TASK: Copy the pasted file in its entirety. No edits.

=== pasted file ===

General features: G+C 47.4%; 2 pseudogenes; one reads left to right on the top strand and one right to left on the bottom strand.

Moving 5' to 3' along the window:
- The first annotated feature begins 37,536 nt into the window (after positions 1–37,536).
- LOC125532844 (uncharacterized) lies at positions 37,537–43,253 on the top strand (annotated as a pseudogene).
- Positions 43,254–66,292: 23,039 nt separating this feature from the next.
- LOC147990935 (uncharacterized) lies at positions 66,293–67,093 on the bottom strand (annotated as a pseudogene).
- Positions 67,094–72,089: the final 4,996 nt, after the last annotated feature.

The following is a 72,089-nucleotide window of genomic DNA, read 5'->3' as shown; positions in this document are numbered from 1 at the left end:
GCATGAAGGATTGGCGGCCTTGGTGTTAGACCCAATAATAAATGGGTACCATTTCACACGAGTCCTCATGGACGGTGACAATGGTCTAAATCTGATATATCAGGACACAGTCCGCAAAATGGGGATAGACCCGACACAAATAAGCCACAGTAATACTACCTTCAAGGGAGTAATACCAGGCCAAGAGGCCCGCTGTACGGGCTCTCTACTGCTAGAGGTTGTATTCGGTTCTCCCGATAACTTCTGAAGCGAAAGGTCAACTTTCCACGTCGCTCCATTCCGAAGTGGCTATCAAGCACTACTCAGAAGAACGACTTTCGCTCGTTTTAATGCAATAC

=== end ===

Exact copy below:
General features: G+C 47.4%; 2 pseudogenes; one reads left to right on the top strand and one right to left on the bottom strand.

Moving 5' to 3' along the window:
- The first annotated feature begins 37,536 nt into the window (after positions 1–37,536).
- LOC125532844 (uncharacterized) lies at positions 37,537–43,253 on the top strand (annotated as a pseudogene).
- Positions 43,254–66,292: 23,039 nt separating this feature from the next.
- LOC147990935 (uncharacterized) lies at positions 66,293–67,093 on the bottom strand (annotated as a pseudogene).
- Positions 67,094–72,089: the final 4,996 nt, after the last annotated feature.

The following is a 72,089-nucleotide window of genomic DNA, read 5'->3' as shown; positions in this document are numbered from 1 at the left end:
GCATGAAGGATTGGCGGCCTTGGTGTTAGACCCAATAATAAATGGGTACCATTTCACACGAGTCCTCATGGACGGTGACAATGGTCTAAATCTGATATATCAGGACACAGTCCGCAAAATGGGGATAGACCCGACACAAATAAGCCACAGTAATACTACCTTCAAGGGAGTAATACCAGGCCAAGAGGCCCGCTGTACGGGCTCTCTACTGCTAGAGGTTGTATTCGGTTCTCCCGATAACTTCTGAAGCGAAAGGTCAACTTTCCACGTCGCTCCATTCCGAAGTGGCTATCAAGCACTACTCAGAAGAACGACTTTCGCTCGTTTTAATGCAATAC